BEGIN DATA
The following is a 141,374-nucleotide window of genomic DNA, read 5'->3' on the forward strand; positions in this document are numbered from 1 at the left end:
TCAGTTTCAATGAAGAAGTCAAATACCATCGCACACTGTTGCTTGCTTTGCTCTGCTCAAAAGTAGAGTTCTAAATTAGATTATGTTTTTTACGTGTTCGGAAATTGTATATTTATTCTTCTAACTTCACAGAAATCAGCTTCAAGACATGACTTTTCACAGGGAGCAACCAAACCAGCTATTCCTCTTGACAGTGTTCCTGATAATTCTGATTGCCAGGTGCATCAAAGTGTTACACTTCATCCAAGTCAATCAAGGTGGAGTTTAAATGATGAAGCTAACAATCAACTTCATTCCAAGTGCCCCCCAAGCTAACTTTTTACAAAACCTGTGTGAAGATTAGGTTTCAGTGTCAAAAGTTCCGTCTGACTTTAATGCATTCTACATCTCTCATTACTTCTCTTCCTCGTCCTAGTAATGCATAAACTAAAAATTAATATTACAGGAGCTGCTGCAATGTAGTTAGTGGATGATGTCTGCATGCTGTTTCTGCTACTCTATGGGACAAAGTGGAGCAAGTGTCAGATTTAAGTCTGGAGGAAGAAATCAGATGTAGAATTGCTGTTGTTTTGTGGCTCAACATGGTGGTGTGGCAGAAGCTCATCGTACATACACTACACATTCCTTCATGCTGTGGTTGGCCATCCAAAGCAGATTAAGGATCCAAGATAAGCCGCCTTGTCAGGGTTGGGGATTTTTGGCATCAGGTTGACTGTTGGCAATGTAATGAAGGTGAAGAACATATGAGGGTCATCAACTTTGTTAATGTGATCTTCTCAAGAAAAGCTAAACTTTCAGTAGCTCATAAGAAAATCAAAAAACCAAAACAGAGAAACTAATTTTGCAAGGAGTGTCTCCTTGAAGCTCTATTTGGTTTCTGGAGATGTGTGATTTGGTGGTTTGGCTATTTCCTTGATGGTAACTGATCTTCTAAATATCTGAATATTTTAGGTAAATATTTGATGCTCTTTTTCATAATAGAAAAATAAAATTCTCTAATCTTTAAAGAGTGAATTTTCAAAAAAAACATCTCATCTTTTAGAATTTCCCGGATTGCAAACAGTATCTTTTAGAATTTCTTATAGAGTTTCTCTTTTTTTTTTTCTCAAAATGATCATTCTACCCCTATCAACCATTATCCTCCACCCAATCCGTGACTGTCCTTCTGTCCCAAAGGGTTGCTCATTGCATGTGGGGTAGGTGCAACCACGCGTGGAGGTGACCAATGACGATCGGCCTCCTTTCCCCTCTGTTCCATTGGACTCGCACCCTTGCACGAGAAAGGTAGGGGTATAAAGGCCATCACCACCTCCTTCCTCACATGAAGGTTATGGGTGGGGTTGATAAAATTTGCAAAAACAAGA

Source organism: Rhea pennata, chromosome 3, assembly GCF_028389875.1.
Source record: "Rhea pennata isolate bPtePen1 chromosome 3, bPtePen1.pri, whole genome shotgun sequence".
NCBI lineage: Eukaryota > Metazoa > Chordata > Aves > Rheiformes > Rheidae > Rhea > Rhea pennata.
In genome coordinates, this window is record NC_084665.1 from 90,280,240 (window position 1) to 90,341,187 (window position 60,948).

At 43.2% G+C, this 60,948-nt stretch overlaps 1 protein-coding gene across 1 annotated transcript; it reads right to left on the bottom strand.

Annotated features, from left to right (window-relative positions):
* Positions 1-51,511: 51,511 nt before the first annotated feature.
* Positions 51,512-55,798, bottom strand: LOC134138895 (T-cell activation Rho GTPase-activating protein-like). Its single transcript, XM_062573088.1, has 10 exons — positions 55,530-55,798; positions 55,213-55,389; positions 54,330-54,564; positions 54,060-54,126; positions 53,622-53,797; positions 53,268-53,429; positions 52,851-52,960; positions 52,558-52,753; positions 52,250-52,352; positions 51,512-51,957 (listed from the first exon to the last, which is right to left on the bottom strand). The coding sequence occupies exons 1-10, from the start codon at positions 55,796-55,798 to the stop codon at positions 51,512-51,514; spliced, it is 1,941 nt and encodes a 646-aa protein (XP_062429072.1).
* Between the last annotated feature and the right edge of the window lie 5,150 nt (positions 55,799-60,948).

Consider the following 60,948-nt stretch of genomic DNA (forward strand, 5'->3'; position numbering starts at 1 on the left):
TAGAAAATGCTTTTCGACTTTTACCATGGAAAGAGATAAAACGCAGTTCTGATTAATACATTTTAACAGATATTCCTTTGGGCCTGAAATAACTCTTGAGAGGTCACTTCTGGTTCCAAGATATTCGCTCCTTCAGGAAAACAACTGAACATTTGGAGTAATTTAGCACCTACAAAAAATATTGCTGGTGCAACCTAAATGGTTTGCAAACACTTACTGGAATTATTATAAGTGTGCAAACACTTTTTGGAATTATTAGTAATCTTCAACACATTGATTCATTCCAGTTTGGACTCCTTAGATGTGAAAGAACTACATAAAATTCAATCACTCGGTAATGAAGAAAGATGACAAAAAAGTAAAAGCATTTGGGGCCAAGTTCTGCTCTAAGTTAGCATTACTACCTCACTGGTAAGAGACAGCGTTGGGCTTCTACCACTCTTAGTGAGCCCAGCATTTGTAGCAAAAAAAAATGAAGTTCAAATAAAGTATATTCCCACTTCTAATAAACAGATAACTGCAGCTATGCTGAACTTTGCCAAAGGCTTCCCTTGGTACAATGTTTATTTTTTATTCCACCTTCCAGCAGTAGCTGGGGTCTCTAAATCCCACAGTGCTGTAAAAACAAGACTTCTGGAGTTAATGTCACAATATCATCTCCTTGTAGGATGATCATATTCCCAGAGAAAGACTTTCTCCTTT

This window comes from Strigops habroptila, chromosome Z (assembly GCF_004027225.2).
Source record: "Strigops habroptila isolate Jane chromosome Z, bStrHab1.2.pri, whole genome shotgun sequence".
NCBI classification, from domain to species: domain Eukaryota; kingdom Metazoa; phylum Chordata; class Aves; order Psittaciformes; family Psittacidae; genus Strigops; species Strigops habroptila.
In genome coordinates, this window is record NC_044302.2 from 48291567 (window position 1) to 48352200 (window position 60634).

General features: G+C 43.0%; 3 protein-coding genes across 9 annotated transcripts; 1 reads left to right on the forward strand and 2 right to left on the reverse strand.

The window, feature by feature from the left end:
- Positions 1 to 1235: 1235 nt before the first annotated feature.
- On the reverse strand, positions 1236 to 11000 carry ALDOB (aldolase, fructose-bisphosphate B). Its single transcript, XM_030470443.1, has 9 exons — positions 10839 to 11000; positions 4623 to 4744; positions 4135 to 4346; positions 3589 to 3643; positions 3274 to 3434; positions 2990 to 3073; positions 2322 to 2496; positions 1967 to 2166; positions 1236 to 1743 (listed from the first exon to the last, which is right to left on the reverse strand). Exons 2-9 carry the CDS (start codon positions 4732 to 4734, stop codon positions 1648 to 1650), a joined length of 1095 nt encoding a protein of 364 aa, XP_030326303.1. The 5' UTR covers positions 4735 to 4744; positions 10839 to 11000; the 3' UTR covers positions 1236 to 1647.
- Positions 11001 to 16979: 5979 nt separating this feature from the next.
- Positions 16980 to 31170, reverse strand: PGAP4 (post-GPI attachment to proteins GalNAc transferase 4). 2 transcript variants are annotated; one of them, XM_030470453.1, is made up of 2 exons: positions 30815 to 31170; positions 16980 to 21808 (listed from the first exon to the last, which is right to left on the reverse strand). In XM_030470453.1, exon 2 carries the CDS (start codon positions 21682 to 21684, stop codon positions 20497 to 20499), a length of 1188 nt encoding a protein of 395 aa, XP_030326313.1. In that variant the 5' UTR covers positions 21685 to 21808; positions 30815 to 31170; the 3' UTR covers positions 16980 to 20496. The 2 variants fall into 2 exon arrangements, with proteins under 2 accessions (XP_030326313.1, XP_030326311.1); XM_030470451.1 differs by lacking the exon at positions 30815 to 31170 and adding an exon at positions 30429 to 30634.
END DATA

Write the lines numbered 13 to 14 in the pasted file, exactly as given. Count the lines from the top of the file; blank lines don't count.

TAGAAAATGCTTTTCGACTTTTACCATGGAAAGAGATAAAACGCAGTTCTGATTAATACATTTTAACAGATATTCCTTTGGGCCTGAAATAACTCTTGAGAGGTCACTTCTGGTTCCAAGATATTCGCTCCTTCAGGAAAACAACTGAACATTTGGAGTAATTTAGCACCTACAAAAAATATTGCTGGTGCAACCTAAATGGTTTGCAAACACTTACTGGAATTATTATAAGTGTGCAAACACTTTTTGGAATTATTAGTAATCTTCAACACATTGATTCATTCCAGTTTGGACTCCTTAGATGTGAAAGAACTACATAAAATTCAATCACTCGGTAATGAAGAAAGATGACAAAAAAGTAAAAGCATTTGGGGCCAAGTTCTGCTCTAAGTTAGCATTACTACCTCACTGGTAAGAGACAGCGTTGGGCTTCTACCACTCTTAGTGAGCCCAGCATTTGTAGCAAAAAAAAATGAAGTTCAAATAAAGTATATTCCCACTTCTAATAAACAGATAACTGCAGCTATGCTGAACTTTGCCAAAGGCTTCCCTTGGTACAATGTTTATTTTTTATTCCACCTTCCAGCAGTAGCTGGGGTCTCTAAATCCCACAGTGCTGTAAAAACAAGACTTCTGGAGTTAATGTCACAATATCATCTCCTTGTAGGATGATCATATTCCCAGAGAAAGACTTTCTCCTTT

This window comes from Strigops habroptila, chromosome Z (assembly GCF_004027225.2).